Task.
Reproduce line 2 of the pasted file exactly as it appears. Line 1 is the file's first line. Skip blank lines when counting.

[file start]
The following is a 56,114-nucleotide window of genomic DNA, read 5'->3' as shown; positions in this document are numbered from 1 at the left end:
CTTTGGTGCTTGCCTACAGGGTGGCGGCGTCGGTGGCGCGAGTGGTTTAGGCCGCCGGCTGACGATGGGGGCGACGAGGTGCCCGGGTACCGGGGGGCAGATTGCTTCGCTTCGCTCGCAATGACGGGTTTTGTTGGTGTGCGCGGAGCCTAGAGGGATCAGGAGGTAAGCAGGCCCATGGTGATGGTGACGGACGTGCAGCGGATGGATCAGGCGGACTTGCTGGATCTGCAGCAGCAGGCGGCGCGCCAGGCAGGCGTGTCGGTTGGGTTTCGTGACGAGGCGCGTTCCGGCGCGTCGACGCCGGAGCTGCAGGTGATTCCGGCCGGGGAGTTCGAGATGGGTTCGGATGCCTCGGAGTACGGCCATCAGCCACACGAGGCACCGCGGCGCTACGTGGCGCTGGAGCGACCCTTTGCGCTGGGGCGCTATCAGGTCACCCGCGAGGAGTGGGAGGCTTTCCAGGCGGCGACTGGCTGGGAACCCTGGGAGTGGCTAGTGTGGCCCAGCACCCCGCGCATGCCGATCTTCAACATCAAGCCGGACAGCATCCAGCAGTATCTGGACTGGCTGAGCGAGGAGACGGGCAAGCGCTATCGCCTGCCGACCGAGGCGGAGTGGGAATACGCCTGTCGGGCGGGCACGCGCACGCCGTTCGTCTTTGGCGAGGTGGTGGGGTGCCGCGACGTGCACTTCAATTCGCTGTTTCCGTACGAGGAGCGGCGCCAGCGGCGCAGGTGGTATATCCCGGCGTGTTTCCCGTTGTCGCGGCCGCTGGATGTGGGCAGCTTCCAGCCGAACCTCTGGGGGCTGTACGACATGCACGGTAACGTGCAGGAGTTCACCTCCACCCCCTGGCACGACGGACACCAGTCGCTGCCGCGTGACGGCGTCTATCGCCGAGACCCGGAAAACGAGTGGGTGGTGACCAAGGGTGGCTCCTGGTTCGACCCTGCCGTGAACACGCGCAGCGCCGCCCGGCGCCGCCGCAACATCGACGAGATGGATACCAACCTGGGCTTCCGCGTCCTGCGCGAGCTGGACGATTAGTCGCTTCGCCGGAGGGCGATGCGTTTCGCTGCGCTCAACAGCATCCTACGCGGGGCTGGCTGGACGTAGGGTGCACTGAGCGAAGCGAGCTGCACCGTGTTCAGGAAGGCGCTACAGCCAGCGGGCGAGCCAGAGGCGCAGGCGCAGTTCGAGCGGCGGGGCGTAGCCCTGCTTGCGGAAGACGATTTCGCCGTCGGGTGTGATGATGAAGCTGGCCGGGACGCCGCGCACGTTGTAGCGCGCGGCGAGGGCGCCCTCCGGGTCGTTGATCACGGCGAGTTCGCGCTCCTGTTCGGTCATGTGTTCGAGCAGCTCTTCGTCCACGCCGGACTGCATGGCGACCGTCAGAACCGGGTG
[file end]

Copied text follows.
CTTTGGTGCTTGCCTACAGGGTGGCGGCGTCGGTGGCGCGAGTGGTTTAGGCCGCCGGCTGACGATGGGGGCGACGAGGTGCCCGGGTACCGGGGGGCAGATTGCTTCGCTTCGCTCGCAATGACGGGTTTTGTTGGTGTGCGCGGAGCCTAGAGGGATCAGGAGGTAAGCAGGCCCATGGTGATGGTGACGGACGTGCAGCGGATGGATCAGGCGGACTTGCTGGATCTGCAGCAGCAGGCGGCGCGCCAGGCAGGCGTGTCGGTTGGGTTTCGTGACGAGGCGCGTTCCGGCGCGTCGACGCCGGAGCTGCAGGTGATTCCGGCCGGGGAGTTCGAGATGGGTTCGGATGCCTCGGAGTACGGCCATCAGCCACACGAGGCACCGCGGCGCTACGTGGCGCTGGAGCGACCCTTTGCGCTGGGGCGCTATCAGGTCACCCGCGAGGAGTGGGAGGCTTTCCAGGCGGCGACTGGCTGGGAACCCTGGGAGTGGCTAGTGTGGCCCAGCACCCCGCGCATGCCGATCTTCAACATCAAGCCGGACAGCATCCAGCAGTATCTGGACTGGCTGAGCGAGGAGACGGGCAAGCGCTATCGCCTGCCGACCGAGGCGGAGTGGGAATACGCCTGTCGGGCGGGCACGCGCACGCCGTTCGTCTTTGGCGAGGTGGTGGGGTGCCGCGACGTGCACTTCAATTCGCTGTTTCCGTACGAGGAGCGGCGCCAGCGGCGCAGGTGGTATATCCCGGCGTGTTTCCCGTTGTCGCGGCCGCTGGATGTGGGCAGCTTCCAGCCGAACCTCTGGGGGCTGTACGACATGCACGGTAACGTGCAGGAGTTCACCTCCACCCCCTGGCACGACGGACACCAGTCGCTGCCGCGTGACGGCGTCTATCGCCGAGACCCGGAAAACGAGTGGGTGGTGACCAAGGGTGGCTCCTGGTTCGACCCTGCCGTGAACACGCGCAGCGCCGCCCGGCGCCGCCGCAACATCGACGAGATGGATACCAACCTGGGCTTCCGCGTCCTGCGCGAGCTGGACGATTAGTCGCTTCGCCGGAGGGCGATGCGTTTCGCTGCGCTCAACAGCATCCTACGCGGGGCTGGCTGGACGTAGGGTGCACTGAGCGAAGCGAGCTGCACCGTGTTCAGGAAGGCGCTACAGCCAGCGGGCGAGCCAGAGGCGCAGGCGCAGTTCGAGCGGCGGGGCGTAGCCCTGCTTGCGGAAGACGATTTCGCCGTCGGGTGTGATGATGAAGCTGGCCGGGACGCCGCGCACGTTGTAGCGCGCGGCGAGGGCGCCCTCCGGGTCGTTGATCACGGCGAGTTCGCGCTCCTGTTCGGTCATGTGTTCGAGCAGCTCTTCGTCCACGCCGGACTGCATGGCGACCGTCAGAACCGGGTG